Five recently retired New Orleans police officers will receive delayed pension checks this week, but another ex-officer must continue to wait for his payment until the city files additional information, according to the office that handles pensions for officers across the state.
While the Municipal Police Employees Retirement System will mail checks to the five retirees Tuesday, its director, Kathy Bourque, said there will be similar delays every month until the city begins to submit data in the correct format.
For its part, the city claims that MPERS is holding the money hostage, essentially because of a clerical error, but it promises to try to work with the agency to fix the problem.
Donovan Livaccari, the attorney for the affected officers, said the ongoing squabble will hurt people who for decades served the city. He urged the two sides to find a solution before delayed payments become a long-term problem.
In an email, Bourque said that MPERS has been working with the city’s Finance Department since June in an effort to obtain “correct and usable information.”
She said about 200 other municipalities in the state submit monthly reports to the agency but that it has “continually had problems receiving correct information from New Orleans.”
A new city payroll system that went online in May only made things worse, Bourque said.
Reports submitted to MPERS for May and June were incorrect because some information was missing and some was not in the right format, she said.
“As a result of this incorrect format, MPERS’ staff has had to manually input data submitted because of the inadequate information from New Orleans,” Bourque said. “We are hopeful that the city of New Orleans will soon be able to get their new payroll system to provide the required reports in a usable format.”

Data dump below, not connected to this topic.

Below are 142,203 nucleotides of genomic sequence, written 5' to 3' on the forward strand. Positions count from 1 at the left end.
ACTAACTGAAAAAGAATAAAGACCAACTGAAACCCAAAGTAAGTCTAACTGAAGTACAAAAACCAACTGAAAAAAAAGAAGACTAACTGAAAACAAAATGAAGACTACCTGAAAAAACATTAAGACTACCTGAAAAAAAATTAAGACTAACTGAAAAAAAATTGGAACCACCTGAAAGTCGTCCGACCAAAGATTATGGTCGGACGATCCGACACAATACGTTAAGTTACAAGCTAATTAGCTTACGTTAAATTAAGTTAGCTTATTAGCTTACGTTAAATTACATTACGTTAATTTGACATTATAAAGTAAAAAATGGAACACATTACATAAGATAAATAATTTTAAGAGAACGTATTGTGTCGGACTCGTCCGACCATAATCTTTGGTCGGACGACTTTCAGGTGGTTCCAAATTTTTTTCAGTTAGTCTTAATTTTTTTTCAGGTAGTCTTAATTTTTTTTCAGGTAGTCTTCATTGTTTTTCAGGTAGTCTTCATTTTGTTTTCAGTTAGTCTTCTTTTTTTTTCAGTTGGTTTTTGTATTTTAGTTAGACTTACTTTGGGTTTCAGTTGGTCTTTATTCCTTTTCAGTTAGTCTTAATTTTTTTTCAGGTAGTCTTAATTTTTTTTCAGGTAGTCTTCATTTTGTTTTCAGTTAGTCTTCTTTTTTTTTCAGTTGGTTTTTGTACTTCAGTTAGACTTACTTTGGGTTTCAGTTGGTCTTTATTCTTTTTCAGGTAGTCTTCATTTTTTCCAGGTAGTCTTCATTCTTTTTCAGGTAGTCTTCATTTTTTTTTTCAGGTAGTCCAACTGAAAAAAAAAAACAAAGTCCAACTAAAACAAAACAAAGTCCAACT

Andy Kopplin, the city’s chief administrative officer, said that even if there are issues with how information is submitted, the officers have a right to be paid, and he decried the delay in issuing the pension checks.
MPERS “has a vital responsibility to make sure that people who retire get the paycheck they have earned,” Kopplin said in a prepared statement. “It is unacceptable to hold pension payments hostage over resolvable paperwork issues.”
He said the city is “committed to continuing to work with MPERS to answer any additional questions.”
Livaccari, an attorney for the local chapter of the Fraternal Order of Police, said he sees fault on both sides — the city submitting data in the wrong format and MPERS refusing to pay, despite its obligation — and hopes that both parties come to a workable solution before the officers are again denied their payments.
“It’s really a squabble between the city and state over data. They (the officers) are just casualties,” he said. “We can only hope the city takes the steps necessary to improve the process going forward. Maybe we can prevent this in the future.”
Follow Danny Monteverde on Twitter, @DCMonteverde.